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United States Supreme Court

62 U.S. 223

Campbell  v.  Boyreau

THIS case was brought up by writ of error from the Circuit Court of the United States for the northern district of California.

The case having been decided by this court upon a point of practice, it is necessary to state only so much of its as to show how the point of practice arose.

It was a suit in the nature of an ejectment, brought by Boyreau to recover all the undivided half of an undivided eighteenth part of that certain tract of land, rancho, or farm, known as the 'Rancho San Leandro,' situate in the county of Alameda, State aforesaid, bounded as follows: on the north by the San Leandro creek; on the west by the bay of San Francisco; on the south by the San Lorenzo creek; and on the east by a line commencing on the southern bank of the San Leandro creek, at a point on said bank, from whence a line bearing south, 29 degrees east, will strike the eastern bank of a lagoon, situated about six or seven chains south of said creek, thence running on said line about two hundred and sixty-two (262) chains, parallel with a ridge of hills running from the San Leandro creek to the San Lorenzo creek, at a point at the base of the foot hills on the said creek.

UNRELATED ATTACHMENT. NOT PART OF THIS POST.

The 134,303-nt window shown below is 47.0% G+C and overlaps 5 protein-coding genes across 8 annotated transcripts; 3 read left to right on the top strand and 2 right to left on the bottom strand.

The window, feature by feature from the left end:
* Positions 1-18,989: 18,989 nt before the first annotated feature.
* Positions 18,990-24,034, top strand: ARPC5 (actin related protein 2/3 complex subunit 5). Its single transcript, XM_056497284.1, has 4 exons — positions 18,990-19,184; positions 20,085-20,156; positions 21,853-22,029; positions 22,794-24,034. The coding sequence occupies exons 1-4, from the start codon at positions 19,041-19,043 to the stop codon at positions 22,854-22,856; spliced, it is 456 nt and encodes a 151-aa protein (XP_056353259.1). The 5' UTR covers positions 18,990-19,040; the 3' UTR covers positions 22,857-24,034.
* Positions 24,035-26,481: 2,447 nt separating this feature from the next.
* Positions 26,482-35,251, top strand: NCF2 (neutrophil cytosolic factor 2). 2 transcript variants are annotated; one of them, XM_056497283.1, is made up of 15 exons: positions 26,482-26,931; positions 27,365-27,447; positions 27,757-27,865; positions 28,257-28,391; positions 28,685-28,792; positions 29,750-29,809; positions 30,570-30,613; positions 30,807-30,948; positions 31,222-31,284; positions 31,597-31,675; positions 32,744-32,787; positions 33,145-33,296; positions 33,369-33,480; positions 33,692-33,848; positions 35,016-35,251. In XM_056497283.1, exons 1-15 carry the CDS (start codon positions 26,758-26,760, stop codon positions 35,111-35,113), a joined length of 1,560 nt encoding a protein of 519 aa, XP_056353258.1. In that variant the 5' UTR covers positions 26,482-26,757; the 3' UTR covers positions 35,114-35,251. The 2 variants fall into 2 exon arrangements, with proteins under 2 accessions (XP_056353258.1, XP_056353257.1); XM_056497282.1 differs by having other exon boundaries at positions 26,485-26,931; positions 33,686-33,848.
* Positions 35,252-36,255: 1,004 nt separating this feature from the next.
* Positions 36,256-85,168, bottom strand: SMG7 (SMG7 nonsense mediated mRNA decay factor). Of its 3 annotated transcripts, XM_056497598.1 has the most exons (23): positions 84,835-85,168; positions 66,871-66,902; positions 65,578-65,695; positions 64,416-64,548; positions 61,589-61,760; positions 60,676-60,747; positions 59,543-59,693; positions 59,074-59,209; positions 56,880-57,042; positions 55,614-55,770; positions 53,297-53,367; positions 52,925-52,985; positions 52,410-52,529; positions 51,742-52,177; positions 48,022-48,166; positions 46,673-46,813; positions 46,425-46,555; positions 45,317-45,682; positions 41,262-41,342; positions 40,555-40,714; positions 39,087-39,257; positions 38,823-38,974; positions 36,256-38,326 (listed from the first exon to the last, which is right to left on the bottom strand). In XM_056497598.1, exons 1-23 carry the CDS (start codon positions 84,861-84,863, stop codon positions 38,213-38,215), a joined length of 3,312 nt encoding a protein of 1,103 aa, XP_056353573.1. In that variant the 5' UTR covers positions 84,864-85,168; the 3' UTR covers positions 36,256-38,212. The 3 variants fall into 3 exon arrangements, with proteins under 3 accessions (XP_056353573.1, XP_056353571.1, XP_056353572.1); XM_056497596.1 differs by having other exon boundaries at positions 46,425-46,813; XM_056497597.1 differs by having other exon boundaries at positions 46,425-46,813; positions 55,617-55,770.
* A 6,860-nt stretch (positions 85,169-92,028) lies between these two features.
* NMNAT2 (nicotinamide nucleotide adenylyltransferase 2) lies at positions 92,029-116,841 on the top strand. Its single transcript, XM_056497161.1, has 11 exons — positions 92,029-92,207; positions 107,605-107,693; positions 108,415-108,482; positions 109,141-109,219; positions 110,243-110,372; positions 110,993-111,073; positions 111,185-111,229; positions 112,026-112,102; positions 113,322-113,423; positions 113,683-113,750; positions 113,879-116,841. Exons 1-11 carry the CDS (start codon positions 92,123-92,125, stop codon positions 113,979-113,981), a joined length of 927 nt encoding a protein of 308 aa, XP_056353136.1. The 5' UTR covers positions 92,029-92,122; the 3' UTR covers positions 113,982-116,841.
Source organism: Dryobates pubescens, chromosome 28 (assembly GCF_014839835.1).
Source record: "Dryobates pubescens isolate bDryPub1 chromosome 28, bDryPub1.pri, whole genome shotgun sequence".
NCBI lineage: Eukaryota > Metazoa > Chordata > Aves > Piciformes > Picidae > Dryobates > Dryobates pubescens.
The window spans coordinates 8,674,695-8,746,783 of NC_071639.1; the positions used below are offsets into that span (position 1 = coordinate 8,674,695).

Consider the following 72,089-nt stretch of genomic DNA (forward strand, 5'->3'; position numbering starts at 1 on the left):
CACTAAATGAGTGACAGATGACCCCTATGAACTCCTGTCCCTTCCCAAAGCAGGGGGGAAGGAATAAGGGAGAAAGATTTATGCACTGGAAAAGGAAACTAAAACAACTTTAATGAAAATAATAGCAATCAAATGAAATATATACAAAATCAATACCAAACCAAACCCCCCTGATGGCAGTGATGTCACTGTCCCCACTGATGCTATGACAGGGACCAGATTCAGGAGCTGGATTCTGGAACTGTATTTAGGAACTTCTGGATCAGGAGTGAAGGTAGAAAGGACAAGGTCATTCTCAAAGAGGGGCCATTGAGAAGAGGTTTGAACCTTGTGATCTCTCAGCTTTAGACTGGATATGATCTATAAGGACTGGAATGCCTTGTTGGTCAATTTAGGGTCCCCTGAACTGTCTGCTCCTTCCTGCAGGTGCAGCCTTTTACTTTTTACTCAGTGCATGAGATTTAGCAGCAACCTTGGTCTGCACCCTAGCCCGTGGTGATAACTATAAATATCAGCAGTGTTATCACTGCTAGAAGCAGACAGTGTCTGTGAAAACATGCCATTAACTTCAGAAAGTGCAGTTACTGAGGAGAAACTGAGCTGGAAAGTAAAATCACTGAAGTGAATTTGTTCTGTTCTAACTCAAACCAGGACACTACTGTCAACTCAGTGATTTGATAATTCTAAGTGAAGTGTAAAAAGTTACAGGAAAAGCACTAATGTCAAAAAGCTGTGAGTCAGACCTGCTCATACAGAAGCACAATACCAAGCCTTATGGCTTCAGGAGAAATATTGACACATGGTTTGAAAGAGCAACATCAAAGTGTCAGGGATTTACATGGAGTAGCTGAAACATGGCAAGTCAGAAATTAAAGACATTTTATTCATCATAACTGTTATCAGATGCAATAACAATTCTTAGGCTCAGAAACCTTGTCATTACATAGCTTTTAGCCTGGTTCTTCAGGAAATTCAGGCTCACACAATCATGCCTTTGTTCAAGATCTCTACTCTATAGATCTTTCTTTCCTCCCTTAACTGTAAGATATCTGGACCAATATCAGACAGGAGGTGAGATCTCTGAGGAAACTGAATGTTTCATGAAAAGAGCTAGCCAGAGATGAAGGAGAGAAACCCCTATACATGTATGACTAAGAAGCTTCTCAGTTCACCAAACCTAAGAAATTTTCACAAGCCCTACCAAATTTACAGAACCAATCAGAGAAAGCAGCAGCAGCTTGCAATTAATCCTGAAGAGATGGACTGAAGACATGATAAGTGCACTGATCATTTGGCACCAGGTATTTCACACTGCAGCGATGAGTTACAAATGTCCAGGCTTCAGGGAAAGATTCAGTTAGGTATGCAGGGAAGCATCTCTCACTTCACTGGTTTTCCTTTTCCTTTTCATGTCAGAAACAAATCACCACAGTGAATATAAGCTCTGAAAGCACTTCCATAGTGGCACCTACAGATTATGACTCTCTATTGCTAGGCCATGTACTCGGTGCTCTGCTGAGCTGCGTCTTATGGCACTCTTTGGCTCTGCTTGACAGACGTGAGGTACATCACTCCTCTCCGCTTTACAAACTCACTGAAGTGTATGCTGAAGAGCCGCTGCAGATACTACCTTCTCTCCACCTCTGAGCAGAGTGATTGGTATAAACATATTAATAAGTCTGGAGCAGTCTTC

Upon the trial, the whole case was submitted to the court, a jury being expressly waived by agreement of parties; and the evidence and arguments of counsel being heard, the court proceeded to find a long history of facts, which is set forth in the record. The copy of the grant offered in evidence excluded land on the east occupied by the Indians, and the court, in its finding, ran the east line in such a way as to exclude two of the defendants, who were pronounced not guilty. All the evidence necessary for the court to make up its opinion upon this point, and also upon other facts in the case, would seem to belong more appropriately to a jury. The second bill of exceptions contained the elaborate opinion of the court, in which questions of fact and questions of law were all decided.

The case was argued for the defendant in error in this court by Mr. Brent and Mr. Crittenden, who, upon the point in question, contended that the finding by the court of the facts was as binding on the plaintiffs in error as if the facts were stated in a special verdict.

Mr. Chief Justice TANEY delivered the opinion of the court.


This work is in the public domain in the United States because it is a work of the United States federal government (see 17 U.S.C. 105).